Consumers want financial fitness for new year -, South Georgia News, Weather, Sports

Consumers want financial fitness for new year

January 7, 2007

Albany -- At the start of the new year many people are getting their holiday bills in the mail, thinking about filing taxes, and planning spring break or summer vacations. Some people seek help from a financial planner, which keeps the budgeting experts very busy this time of year.

Lonnie Bowman of the Phoenix Group Financial Resource Center shared tips on how to reduce financial stress.

Financial experts say increased spending and late payments on loans and credit cards are piling up on people these days. It's this time of year when financial consultant Lonnie Bowman meets with clients playing catch up on credit card payments. Many who want to get their finances straight and start saving.

"Being financially sound is very important. So this is a very good time to set some new financial goals and begin to plan for the year," said Lonnie Bowman.

Bowman says begin that plan by setting up a budget. One he suggests is called the 40-60 plan.

"Ten percent for savings, 10% for charity, 10% for investment, and 10% for you. That's the 40, and the other 60% can be used for expenses," said Bowman.

And if you have a balance on your credit card, make sure that's in the budget to payoff too. Bowman suggests getting any balances on your cards below half of the maximum limit. A card with a high balance or maxxed out will negatively affect your credit score.

"Your credit score now determines your credit rates, and if your credit score is low that means you pay more in terms of your interest rates on your loans and your finance," said Bowman.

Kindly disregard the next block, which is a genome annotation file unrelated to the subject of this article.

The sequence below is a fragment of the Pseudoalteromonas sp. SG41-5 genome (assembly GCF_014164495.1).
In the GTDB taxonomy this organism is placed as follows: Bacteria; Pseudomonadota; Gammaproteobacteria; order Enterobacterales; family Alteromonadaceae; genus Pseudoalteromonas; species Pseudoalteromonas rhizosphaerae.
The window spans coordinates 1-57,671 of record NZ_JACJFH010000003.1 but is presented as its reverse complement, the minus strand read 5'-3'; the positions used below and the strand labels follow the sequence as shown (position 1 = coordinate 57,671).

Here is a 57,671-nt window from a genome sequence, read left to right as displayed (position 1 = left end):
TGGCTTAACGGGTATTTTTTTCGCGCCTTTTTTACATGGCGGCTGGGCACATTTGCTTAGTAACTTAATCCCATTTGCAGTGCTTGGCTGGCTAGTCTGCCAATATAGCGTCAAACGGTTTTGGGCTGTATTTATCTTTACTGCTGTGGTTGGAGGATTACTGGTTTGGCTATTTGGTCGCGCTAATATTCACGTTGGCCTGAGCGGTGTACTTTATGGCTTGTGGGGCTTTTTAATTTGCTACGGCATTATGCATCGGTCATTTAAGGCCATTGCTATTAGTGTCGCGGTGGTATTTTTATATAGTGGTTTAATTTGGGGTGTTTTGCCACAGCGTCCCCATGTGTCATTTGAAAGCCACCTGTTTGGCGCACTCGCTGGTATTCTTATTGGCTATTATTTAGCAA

It may also affect your ability to rent a home or get a cell phone.

Scores range from 300 to 800, and the higher the better. The Experian National Score Index puts the US average credit score at 675. It's considered a good score, but a number going down for many people. Bowman says to improve your score don't have more than three credit cards and avoid applying for store credit cards, each inquiry will lower your credit score. Bowman believes that American's overall financial health needs to change.

"There's still a serious problem in terms of overspending," said Bowman.

A problem that can be overcome, if people educate themselves and spend within their means.

Financial consultants recommend checking your credit report at least once or twice a year. But beware of some companies offering you a free report because you may be asked or required to purchase other services from the company.

Some trusted companies include Experian, EquifaxTransUnionFederal Trade Commission is offering free reports through According to the FTC, the Fair Credit Reporting Act (FCRA) requires each of the nationwide consumer reporting companies to provide you with a free copy of your credit report, at your request, once every 12 months.



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